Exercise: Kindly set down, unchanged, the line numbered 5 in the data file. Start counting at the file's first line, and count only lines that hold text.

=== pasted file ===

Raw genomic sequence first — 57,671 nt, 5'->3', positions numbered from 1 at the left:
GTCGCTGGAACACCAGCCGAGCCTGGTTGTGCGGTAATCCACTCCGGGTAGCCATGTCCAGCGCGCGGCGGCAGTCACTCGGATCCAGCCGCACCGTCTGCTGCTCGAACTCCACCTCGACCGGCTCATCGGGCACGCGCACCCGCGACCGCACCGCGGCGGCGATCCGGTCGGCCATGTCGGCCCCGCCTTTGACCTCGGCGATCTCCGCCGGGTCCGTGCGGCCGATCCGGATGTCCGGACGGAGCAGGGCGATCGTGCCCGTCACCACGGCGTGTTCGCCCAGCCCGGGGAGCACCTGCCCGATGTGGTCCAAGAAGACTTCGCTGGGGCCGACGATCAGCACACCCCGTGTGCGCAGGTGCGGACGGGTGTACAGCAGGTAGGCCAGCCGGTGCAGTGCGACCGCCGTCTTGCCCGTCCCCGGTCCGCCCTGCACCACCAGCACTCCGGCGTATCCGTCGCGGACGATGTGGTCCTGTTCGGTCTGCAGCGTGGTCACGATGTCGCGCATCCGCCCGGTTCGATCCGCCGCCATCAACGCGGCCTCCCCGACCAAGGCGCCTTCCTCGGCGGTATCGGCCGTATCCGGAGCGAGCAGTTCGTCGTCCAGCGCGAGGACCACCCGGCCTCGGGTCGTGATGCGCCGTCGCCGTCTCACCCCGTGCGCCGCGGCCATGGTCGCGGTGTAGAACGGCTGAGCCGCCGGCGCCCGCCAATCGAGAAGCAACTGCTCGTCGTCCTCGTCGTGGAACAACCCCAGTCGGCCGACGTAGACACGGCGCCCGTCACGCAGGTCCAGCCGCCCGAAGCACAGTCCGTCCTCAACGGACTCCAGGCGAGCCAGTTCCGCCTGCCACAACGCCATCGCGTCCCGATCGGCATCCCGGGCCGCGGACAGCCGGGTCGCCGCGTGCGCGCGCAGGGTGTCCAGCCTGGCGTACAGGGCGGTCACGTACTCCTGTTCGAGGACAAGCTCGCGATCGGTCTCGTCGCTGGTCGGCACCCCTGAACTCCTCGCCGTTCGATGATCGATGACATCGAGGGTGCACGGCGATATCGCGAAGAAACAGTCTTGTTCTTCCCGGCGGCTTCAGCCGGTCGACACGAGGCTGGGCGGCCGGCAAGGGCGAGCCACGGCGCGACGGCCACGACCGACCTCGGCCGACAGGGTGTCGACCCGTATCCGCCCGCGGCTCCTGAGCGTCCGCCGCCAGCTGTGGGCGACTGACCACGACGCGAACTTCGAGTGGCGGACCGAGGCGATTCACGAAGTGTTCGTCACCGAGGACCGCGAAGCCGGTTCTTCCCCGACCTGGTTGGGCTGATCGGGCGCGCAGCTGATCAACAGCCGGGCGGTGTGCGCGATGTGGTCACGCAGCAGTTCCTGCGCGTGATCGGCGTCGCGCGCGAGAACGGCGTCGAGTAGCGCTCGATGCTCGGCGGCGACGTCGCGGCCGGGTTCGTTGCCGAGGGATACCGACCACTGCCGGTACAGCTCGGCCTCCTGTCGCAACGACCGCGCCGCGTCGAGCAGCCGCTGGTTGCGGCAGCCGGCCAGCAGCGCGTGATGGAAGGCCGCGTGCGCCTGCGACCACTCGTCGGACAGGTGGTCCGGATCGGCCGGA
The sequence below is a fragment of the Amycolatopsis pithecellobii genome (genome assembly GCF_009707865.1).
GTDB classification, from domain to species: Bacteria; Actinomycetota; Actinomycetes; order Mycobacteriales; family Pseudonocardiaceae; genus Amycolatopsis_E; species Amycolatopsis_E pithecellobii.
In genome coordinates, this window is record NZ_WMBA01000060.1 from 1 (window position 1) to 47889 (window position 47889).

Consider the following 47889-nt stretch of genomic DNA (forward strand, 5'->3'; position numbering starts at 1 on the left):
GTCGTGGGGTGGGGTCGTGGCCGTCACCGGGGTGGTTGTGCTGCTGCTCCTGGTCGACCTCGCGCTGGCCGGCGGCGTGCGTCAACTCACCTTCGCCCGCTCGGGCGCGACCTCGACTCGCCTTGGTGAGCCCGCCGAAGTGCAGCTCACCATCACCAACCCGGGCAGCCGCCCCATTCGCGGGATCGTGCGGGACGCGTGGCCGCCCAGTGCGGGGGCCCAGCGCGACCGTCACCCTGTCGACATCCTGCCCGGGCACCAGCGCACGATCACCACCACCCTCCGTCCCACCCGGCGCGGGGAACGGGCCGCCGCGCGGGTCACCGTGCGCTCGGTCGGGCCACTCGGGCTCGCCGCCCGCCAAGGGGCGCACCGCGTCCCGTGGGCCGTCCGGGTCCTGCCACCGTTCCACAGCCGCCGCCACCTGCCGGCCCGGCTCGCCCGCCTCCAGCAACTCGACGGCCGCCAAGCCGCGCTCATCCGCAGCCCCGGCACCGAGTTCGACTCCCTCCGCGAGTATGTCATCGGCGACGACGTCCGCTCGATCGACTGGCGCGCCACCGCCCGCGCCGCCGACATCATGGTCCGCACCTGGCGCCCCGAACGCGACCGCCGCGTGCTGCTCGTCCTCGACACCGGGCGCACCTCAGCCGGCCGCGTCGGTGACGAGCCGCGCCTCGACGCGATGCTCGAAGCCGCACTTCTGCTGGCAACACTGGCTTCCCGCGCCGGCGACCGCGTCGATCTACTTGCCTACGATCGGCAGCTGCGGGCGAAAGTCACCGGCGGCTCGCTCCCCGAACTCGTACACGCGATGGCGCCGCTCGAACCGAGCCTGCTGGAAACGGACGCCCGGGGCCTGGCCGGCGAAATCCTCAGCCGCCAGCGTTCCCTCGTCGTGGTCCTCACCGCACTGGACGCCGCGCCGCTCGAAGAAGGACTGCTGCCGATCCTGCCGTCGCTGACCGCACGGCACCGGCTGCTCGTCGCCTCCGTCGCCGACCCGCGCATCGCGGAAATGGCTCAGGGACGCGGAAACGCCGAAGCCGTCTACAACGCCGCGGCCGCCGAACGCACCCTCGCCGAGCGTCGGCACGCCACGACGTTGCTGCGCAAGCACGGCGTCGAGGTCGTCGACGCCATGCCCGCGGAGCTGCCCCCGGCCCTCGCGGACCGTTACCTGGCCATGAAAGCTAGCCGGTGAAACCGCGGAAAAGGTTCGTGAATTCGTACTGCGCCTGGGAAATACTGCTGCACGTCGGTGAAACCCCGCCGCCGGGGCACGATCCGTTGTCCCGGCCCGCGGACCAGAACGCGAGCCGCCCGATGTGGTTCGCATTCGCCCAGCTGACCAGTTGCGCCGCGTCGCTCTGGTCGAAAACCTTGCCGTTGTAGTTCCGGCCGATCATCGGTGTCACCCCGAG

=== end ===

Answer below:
In genome coordinates, this window is record NZ_WMBA01000060.1 from 1 (window position 1) to 47889 (window position 47889).